Monday started at the crack of dawn, or well 6AM, but that's the crack of dawn to me. I had to be at the bus by 7:30, but also had to pack a lunch and sheets and walk the 15ish minute walk to the bus stop. We had a few hour bus ride to the ferry, and hour ferry ride, and then a half hour to our first stop, so it was quite the trek. Our bus drove right on into the ferry, which was cool, but I feel like a bridge would be way more efficient. Speaking of bridges, apparently I drove on the longest bridge in Scandinavia (it might even be Europe, but I was still sleepy, my facts probably aren't right) that connects the island Copenhagen is on to another Danish island whose name I do not know. That was one long, torturous bridge. I have an irrational fear of bridges. I also now have a fear of psychology related movies. We watched One Flew Over the Cuckoo's Nest on the way there, and dear god. I've never actually seen it in full, and can't say my life is any more complete now that I have. But it is a classic, so I guess it was ok? I guess. But after the whole ordeal we made it to an old Danish psychiatric hospital, Augustenborg, and had a guided tour through the museum. The museum was tiny, and the 26 of us couldn't always fit in the rooms together, but it was still informative. The history of psychiatry was crazy all around the world apparently. I also learned way too much about lobotomies and removal of brains after death. I skipped the demonstration of skull opening. Apparently though, some woman back in the days when patients didn't have to consent to treatment, had a lobotomy performed on her daughter just because she didn't know how to handle her. Smart.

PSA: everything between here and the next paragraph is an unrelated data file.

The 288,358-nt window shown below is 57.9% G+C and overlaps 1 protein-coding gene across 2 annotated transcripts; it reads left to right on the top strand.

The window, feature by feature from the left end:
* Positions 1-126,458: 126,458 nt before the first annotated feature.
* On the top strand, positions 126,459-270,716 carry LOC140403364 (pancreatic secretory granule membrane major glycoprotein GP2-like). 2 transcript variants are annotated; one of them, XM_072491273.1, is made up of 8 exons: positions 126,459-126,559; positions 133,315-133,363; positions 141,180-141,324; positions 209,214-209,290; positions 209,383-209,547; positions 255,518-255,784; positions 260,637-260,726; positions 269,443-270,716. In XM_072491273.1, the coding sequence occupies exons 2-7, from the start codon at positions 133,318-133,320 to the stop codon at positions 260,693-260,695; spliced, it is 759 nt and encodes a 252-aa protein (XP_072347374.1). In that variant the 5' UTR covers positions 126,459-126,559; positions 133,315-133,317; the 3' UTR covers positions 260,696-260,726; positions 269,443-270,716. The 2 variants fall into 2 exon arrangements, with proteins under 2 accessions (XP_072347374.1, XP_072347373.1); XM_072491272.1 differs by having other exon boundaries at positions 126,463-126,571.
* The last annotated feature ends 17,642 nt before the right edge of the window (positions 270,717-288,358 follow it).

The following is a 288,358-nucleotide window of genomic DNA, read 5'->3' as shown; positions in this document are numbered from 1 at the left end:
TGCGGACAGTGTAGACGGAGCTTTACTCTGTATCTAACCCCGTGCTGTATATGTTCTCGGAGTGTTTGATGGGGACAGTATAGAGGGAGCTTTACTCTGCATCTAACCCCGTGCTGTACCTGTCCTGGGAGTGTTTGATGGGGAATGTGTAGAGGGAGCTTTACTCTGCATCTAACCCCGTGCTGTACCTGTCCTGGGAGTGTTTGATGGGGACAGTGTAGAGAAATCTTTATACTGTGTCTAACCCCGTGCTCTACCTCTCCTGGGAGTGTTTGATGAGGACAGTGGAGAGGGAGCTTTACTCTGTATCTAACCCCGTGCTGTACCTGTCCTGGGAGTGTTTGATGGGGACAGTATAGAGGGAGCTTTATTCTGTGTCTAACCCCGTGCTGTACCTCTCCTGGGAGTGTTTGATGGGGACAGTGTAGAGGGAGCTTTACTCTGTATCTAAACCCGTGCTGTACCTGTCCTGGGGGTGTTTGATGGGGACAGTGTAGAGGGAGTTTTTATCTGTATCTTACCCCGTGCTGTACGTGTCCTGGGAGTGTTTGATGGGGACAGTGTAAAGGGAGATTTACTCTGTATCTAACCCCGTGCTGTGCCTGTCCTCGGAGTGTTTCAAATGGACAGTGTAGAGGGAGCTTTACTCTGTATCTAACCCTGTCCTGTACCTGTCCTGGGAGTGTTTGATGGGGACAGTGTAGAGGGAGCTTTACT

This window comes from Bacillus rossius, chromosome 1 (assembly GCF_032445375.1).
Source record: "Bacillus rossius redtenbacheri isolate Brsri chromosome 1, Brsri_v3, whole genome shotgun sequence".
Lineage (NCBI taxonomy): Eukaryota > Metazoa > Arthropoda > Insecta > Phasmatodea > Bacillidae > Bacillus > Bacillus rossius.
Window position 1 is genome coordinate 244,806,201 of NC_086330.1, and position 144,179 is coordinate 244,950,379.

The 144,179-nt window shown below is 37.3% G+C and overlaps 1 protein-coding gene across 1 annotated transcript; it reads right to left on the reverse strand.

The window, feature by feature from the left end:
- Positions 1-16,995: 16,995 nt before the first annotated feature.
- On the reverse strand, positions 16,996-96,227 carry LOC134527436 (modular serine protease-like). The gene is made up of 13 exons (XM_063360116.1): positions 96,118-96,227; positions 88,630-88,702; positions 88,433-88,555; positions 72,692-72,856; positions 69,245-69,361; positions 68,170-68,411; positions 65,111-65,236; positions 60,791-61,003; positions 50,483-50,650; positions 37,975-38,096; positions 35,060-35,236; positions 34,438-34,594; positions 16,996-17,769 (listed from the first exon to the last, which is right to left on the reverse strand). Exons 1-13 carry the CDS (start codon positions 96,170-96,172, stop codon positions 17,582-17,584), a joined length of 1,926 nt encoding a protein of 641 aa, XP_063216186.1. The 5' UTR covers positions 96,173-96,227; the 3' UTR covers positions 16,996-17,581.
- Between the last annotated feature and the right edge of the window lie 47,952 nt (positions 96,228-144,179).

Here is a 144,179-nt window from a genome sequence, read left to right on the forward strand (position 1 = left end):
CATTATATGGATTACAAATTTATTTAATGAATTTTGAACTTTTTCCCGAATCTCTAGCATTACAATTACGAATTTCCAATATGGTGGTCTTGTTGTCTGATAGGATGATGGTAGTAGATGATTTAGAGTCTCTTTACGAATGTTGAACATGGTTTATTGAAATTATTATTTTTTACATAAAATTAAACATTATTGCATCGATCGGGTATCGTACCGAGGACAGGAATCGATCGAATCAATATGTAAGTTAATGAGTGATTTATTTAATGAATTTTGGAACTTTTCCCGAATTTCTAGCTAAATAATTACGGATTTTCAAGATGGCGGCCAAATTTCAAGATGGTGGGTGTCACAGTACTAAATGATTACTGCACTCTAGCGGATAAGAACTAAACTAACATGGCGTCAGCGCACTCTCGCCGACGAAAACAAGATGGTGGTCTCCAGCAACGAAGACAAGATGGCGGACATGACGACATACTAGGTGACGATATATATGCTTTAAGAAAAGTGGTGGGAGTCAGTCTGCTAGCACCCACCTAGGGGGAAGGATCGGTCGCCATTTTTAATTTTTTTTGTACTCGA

This looks scary similar to Guatemala...minus the restraint belts.